With the Lunar New Year ringing in just yesterday, it is a tragedy that the Museum of Chinese in America in Manhattan lost most of its collection in a fire the day before what should have been a celebration. The archive caught fire not far from the actual museum, and the 85,000-piece collection was likely completely destroyed, whether from fire or water damage. Any pieces that did survive are inaccessible at this time due to building damage. There was one man critically injured and several firefighters with minor injuries, but no deaths reported. There is no criminal activity linked to the fire, and the case is being investigated.
The building itself is historic, having once been used as a public school for immigrant children. The collection included donated items like family albums, clothing, newspapers and other artifacts owned by immigrants. Their loss in the fire is irreparable. The good news is that 35,000 documents had been digitized prior to the fire, and some of the collection is safe because it is on display at the museum.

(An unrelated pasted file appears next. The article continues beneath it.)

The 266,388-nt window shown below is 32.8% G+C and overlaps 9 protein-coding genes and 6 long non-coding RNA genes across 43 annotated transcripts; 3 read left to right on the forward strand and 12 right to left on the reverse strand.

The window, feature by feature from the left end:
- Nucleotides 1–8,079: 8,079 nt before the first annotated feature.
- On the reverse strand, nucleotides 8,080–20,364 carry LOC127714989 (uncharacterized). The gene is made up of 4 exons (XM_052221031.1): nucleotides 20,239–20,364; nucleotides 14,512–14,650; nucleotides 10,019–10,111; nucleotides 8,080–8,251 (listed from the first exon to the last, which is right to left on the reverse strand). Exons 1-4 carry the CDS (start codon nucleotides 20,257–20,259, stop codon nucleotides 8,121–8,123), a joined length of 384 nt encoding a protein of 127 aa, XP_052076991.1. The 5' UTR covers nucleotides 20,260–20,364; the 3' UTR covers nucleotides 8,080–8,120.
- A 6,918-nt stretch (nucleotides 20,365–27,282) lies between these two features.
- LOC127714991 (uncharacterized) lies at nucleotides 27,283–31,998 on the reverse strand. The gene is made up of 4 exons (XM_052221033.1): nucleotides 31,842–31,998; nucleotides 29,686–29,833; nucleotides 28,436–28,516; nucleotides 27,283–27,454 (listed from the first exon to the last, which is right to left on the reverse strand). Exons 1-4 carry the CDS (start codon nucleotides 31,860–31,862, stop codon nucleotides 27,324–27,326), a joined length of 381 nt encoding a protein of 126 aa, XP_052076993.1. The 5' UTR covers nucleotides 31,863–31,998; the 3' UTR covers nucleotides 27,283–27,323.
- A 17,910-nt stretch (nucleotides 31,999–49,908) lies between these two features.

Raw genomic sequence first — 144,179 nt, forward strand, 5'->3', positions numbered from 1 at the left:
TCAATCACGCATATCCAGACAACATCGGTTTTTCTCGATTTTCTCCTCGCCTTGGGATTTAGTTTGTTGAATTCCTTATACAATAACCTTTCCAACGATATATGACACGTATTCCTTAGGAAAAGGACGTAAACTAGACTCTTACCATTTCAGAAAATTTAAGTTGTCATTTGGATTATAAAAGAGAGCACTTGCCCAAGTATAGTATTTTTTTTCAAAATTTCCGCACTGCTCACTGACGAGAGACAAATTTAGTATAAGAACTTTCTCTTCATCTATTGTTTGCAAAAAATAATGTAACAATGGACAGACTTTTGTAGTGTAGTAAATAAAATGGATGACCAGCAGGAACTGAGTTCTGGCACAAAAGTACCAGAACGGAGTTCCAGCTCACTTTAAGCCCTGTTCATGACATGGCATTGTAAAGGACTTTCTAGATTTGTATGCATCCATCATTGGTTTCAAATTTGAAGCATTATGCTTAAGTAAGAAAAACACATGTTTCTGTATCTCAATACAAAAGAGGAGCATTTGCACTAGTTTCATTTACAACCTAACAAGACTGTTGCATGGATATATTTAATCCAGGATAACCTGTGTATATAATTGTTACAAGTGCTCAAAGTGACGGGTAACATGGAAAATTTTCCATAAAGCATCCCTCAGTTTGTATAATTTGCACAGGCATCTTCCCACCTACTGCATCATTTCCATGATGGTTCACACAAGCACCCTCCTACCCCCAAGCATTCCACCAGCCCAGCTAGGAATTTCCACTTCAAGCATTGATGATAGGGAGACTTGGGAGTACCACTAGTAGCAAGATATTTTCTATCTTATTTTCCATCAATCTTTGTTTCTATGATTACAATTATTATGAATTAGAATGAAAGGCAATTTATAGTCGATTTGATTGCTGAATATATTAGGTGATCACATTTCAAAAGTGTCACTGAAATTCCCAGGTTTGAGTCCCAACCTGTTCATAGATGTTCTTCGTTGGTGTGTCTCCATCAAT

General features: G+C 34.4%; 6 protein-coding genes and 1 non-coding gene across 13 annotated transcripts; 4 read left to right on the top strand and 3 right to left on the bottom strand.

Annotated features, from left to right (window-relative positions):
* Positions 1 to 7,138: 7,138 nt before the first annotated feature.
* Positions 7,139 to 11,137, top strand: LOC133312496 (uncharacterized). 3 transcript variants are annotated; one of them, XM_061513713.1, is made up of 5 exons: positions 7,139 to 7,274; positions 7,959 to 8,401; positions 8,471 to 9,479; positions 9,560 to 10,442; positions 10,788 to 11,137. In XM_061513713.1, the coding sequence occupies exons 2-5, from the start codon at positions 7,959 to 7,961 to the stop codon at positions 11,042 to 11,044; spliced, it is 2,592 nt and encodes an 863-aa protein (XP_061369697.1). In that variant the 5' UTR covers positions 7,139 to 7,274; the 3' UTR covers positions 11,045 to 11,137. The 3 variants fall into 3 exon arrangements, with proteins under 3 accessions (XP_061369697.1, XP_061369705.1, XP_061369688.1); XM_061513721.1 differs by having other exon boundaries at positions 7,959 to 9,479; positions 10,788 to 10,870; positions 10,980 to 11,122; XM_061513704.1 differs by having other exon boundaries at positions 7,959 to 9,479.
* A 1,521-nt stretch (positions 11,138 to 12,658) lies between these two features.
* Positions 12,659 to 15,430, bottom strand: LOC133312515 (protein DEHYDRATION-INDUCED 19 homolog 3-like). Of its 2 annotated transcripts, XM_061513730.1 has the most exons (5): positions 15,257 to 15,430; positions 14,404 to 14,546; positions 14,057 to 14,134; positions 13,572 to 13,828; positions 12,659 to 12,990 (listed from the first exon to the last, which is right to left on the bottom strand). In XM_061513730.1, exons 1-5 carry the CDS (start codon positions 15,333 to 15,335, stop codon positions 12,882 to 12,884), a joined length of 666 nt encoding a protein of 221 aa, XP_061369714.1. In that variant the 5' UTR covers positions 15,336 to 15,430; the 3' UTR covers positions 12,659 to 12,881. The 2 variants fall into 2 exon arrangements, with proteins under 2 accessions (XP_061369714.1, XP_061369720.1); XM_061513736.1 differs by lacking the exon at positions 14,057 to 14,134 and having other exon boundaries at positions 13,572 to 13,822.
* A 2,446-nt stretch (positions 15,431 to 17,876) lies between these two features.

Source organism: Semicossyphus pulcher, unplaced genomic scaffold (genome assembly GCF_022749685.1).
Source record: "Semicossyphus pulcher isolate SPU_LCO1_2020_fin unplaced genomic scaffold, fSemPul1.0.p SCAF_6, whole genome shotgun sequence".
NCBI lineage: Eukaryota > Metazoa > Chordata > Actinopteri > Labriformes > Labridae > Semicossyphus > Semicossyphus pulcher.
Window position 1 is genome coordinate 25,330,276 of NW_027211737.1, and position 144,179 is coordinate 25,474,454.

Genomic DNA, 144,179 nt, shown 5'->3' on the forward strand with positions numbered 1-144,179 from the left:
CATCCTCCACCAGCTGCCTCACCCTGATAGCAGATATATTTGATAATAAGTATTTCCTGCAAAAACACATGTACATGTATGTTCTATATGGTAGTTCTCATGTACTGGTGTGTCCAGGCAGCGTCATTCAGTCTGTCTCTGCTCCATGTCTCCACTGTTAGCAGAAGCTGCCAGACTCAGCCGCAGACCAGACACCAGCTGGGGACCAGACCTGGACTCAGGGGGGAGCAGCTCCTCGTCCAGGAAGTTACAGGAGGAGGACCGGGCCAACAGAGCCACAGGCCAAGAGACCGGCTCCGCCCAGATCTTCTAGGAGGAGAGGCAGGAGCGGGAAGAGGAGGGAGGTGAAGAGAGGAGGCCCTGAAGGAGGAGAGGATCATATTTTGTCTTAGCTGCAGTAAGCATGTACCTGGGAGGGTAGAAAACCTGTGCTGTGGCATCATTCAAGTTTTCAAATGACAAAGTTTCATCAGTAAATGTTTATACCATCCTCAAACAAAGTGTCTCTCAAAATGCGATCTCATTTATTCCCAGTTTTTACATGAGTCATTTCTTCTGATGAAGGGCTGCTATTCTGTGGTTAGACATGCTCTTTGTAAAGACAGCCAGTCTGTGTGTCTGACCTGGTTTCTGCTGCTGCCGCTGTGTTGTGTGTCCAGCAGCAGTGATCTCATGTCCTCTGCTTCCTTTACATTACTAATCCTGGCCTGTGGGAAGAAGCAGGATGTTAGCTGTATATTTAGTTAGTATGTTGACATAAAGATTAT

This museum and its community are mourning the loss of the precious collection. They did have some digital copies of documents, and storage was separate from the museum; however, the damage is done to the collection and to the trust of those who lent their property to the museum.
To prevent such catastrophes, museums should start with the basics: having an emergency/disaster-preparedness plan. Museums and archives alike should assess their collection and its housing for risks to human and collection safety. Also, for collections housed in historic buildings, there needs to be a balance between preservation needs of the structure and mitigating risk to people and the collection. Sometimes that balance calls into question the use of an automated fire suppression system. Hopefully, as more news about this horrific event is revealed, the museum will stay transparent about its prevention measures and how it will be able to improve in the future.